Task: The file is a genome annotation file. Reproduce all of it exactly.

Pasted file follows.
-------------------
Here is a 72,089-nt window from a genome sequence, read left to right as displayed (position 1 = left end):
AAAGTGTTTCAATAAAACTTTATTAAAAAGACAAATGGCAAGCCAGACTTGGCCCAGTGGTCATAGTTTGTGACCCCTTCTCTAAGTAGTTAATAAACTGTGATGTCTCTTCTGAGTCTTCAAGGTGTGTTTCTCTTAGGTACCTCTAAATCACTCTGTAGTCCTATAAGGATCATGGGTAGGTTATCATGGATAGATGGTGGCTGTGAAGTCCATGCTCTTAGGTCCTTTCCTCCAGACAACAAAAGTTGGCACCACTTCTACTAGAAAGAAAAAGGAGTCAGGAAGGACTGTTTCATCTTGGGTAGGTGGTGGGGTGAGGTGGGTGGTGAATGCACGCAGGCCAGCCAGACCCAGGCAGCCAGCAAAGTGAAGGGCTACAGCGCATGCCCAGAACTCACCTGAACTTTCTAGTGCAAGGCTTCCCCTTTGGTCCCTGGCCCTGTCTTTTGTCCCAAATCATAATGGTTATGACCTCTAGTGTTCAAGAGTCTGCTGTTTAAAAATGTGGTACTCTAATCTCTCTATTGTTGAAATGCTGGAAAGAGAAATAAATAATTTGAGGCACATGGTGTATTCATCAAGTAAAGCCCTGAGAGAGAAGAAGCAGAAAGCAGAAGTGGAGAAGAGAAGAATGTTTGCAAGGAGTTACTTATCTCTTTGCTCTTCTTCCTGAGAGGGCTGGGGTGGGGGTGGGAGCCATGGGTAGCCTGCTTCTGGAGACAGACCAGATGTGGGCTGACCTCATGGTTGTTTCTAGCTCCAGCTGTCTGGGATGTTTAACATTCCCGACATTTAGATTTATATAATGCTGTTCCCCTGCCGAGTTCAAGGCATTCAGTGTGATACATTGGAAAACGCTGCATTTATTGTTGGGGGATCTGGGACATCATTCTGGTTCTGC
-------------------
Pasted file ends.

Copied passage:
Here is a 72,089-nt window from a genome sequence, read left to right as displayed (position 1 = left end):
AAAGTGTTTCAATAAAACTTTATTAAAAAGACAAATGGCAAGCCAGACTTGGCCCAGTGGTCATAGTTTGTGACCCCTTCTCTAAGTAGTTAATAAACTGTGATGTCTCTTCTGAGTCTTCAAGGTGTGTTTCTCTTAGGTACCTCTAAATCACTCTGTAGTCCTATAAGGATCATGGGTAGGTTATCATGGATAGATGGTGGCTGTGAAGTCCATGCTCTTAGGTCCTTTCCTCCAGACAACAAAAGTTGGCACCACTTCTACTAGAAAGAAAAAGGAGTCAGGAAGGACTGTTTCATCTTGGGTAGGTGGTGGGGTGAGGTGGGTGGTGAATGCACGCAGGCCAGCCAGACCCAGGCAGCCAGCAAAGTGAAGGGCTACAGCGCATGCCCAGAACTCACCTGAACTTTCTAGTGCAAGGCTTCCCCTTTGGTCCCTGGCCCTGTCTTTTGTCCCAAATCATAATGGTTATGACCTCTAGTGTTCAAGAGTCTGCTGTTTAAAAATGTGGTACTCTAATCTCTCTATTGTTGAAATGCTGGAAAGAGAAATAAATAATTTGAGGCACATGGTGTATTCATCAAGTAAAGCCCTGAGAGAGAAGAAGCAGAAAGCAGAAGTGGAGAAGAGAAGAATGTTTGCAAGGAGTTACTTATCTCTTTGCTCTTCTTCCTGAGAGGGCTGGGGTGGGGGTGGGAGCCATGGGTAGCCTGCTTCTGGAGACAGACCAGATGTGGGCTGACCTCATGGTTGTTTCTAGCTCCAGCTGTCTGGGATGTTTAACATTCCCGACATTTAGATTTATATAATGCTGTTCCCCTGCCGAGTTCAAGGCATTCAGTGTGATACATTGGAAAACGCTGCATTTATTGTTGGGGGATCTGGGACATCATTCTGGTTCTGC